The Untangled Strings Concert Series welcomes singer-songwriter Greg Trooper back to State College for a performance at 7:30 p.m. Friday at the Unitarian Universalist Fellowship of Centre County.
Trooper grew up in Little Silver, N.J., and had varied interests in music — those he discovered both on his own and through his parents. When he was young he liked cowboy songs and was attracted by the sound of the recordings and the descriptive lyrics.
“I also got into Louis Armstrong,” he said. “I must have seen him on TV, and the passion of the man just overwhelmed me. I was so into it my parents bought me a bugle. Why a bugle and not a trumpet I’ll never know. I did take trumpet lessons but was reluctant to practice. I regret putting it down to this day.”
As he got older, it was the radio that brought Trooper the blues and rock ’n’ roll by way of the British Invasion and soul music, which flooded the airwaves during the 1960s.
“Then came Dylan and all the singer-songwriters after him,” he said. “I’d say once I picked up the guitar and started playing and singing, it was John Prine as a songwriter I was most influenced by.”
Now based in Brooklyn, N.Y., Trooper excels at character studies, painting wonderful portraits of people living through good times and bad times. His matter-of-fact delivery — as both a singer and a songwriter — brings a sense of realism to the tales that he tells.
Trooper, 60, spends more than half the year on the road playing festivals, theaters, listening rooms and house concerts. He has played in State College previously, opening for Steve Earle at The State Theatre and giving a performance for the Acoustic Brew concert series at the Center for Well Being in Lemont.
Among the musical styles Trooper incorporates into his repertoire are country, folk and Americana, with an intersection of Memphis soul, Greenwich Village folk and Texas troubadour.
“I listen to many styles of music, and as I write, some of those styles sneak their way into the songs,” he said. “I don’t do much premeditation; it happens in a more organic way.”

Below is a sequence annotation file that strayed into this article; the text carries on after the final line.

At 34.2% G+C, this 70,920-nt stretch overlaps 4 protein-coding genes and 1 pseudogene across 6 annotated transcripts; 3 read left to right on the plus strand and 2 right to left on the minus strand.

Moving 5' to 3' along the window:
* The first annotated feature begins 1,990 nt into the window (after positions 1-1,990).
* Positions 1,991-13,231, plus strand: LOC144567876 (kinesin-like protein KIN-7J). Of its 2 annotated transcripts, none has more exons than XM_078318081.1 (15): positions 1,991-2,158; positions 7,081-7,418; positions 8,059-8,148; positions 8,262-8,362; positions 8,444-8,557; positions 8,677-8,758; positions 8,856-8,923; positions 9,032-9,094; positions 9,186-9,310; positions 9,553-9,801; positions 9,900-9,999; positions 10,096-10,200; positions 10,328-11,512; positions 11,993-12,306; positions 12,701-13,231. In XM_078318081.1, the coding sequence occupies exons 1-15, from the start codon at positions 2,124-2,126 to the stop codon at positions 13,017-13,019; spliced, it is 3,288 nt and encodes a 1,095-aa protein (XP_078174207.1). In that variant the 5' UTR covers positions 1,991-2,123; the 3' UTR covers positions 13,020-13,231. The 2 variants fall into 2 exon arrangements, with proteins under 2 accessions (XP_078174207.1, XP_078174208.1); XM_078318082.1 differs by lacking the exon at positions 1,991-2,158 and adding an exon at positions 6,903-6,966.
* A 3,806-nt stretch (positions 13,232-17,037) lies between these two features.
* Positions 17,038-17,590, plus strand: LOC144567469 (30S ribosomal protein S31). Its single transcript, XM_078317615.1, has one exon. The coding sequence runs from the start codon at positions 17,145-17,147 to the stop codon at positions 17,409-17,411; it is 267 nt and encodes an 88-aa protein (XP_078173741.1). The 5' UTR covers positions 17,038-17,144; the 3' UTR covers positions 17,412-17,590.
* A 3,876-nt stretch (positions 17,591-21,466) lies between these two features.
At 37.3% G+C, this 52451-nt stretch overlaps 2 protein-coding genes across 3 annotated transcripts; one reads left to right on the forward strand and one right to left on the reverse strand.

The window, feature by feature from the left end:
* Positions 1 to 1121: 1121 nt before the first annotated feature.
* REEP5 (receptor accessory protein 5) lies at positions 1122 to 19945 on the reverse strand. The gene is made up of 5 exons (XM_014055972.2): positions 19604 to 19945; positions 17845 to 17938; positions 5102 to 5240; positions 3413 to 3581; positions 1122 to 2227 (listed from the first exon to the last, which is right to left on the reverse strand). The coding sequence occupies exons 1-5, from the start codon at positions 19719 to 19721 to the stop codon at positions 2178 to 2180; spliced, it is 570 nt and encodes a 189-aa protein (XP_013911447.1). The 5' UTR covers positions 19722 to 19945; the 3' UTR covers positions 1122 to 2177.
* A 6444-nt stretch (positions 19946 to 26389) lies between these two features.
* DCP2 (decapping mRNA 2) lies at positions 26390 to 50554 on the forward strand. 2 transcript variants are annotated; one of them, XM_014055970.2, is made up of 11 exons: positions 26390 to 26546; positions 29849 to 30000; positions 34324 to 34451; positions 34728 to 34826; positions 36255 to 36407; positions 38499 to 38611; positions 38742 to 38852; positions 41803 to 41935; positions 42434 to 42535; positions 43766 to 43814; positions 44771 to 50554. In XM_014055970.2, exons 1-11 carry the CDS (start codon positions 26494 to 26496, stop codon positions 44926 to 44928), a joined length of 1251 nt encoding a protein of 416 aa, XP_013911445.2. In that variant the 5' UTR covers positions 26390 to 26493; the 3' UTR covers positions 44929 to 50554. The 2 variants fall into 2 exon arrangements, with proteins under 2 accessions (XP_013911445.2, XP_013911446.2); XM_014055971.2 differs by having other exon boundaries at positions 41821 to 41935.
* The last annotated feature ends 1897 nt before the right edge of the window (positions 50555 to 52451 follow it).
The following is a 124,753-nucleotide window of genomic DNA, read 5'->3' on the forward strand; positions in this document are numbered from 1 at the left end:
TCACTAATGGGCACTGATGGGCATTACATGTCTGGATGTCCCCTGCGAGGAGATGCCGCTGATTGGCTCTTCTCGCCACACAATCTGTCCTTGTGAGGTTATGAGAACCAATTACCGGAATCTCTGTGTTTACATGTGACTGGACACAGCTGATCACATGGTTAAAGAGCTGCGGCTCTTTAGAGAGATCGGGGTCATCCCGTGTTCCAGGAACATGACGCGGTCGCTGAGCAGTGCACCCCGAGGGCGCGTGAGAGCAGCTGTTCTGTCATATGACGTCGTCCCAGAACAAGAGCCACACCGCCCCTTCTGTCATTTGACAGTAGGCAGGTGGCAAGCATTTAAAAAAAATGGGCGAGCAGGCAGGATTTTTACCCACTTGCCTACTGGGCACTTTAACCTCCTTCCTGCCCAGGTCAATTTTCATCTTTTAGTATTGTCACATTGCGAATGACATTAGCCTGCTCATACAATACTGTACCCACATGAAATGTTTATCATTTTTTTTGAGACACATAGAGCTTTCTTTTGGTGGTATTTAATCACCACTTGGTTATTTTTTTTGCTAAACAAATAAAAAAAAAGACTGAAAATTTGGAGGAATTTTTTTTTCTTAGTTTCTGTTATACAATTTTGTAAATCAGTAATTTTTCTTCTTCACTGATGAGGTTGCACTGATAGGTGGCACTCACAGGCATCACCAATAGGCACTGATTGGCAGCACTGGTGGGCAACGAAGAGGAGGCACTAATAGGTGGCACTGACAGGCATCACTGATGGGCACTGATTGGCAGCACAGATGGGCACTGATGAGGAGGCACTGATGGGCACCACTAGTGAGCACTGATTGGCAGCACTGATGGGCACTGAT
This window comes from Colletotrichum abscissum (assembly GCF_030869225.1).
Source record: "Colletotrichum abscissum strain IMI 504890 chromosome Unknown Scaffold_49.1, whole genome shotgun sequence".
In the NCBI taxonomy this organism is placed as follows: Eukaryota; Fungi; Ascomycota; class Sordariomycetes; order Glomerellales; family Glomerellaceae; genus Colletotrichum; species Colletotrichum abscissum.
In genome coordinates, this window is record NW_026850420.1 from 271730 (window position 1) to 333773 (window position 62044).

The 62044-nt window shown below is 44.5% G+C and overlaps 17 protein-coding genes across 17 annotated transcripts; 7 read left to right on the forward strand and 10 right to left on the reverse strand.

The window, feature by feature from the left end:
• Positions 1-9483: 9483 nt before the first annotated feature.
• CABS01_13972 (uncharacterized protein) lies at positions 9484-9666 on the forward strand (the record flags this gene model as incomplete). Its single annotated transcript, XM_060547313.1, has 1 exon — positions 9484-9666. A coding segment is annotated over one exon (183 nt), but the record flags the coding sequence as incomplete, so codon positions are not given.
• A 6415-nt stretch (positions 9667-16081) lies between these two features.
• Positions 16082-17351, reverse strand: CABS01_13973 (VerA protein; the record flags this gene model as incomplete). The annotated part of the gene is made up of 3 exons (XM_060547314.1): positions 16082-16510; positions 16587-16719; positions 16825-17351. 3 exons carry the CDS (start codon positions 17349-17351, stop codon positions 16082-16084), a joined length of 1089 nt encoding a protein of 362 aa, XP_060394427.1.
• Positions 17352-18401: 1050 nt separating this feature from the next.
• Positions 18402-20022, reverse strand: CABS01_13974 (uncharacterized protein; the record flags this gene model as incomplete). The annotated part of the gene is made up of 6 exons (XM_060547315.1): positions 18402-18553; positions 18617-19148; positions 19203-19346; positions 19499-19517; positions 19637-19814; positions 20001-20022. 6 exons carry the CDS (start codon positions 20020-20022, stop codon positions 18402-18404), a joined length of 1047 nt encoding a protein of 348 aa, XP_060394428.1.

In addition to acoustic guitar, his main instrument, Trooper also plays mandolin, harmonica and piano.
Trooper’s songs have been recorded by numerous artists, including Vince Gill, Earle, Billy Bragg, Robert Earl Keen, Maura O’Connell, Lucy Kaplansky, Tom Russell and Walt and Tina Wilkins. On previous albums he’s had help with harmony vocals from the likes of Emmylou Harris and Rosanne Cash.
For Untangled Strings, Trooper will perform a cross section of songs from the span of his career, with a number from his latest record, “Live at The Rock Room,” a concert he recorded in Austin, Texas, last year.
As a live performer, Trooper has been described as articulate, quick-witted, extremely musical, outrageous, compassionate and kind. He writes songs with the intention of performing them.
“If I feel like I’ve reached the audience and made some connection with them, I go home feeling satisfied,” he said. “The audiences at my shows all seem to be song lovers — they seem to be looking to get wrapped up and captured by the lyric and emotion of a song. If and when I deliver that they always let me know — so it’s a good day on the job.”
Trooper says his goals have both changed and stayed the same over the years. Even though he feels he may have missed his opportunity to have a breakthrough record that sells millions and wins awards, he continues to devote himself to working and writing what he believes to be his best material.
“My goal is to keep on making music until it loses its shine for me,” he said. “If that hasn’t happened by now, I don’t think it ever will.”
IF YOU GO
- What: singer-songwriter Greg Trooper
- When: 7:30 p.m. Friday
- Where: Unitarian Universalist Fellowship of Centre County, 780 Waupelani Drive Extension, State College
- Info: uufcc.com/music/upcoming-untangled-strings-concerts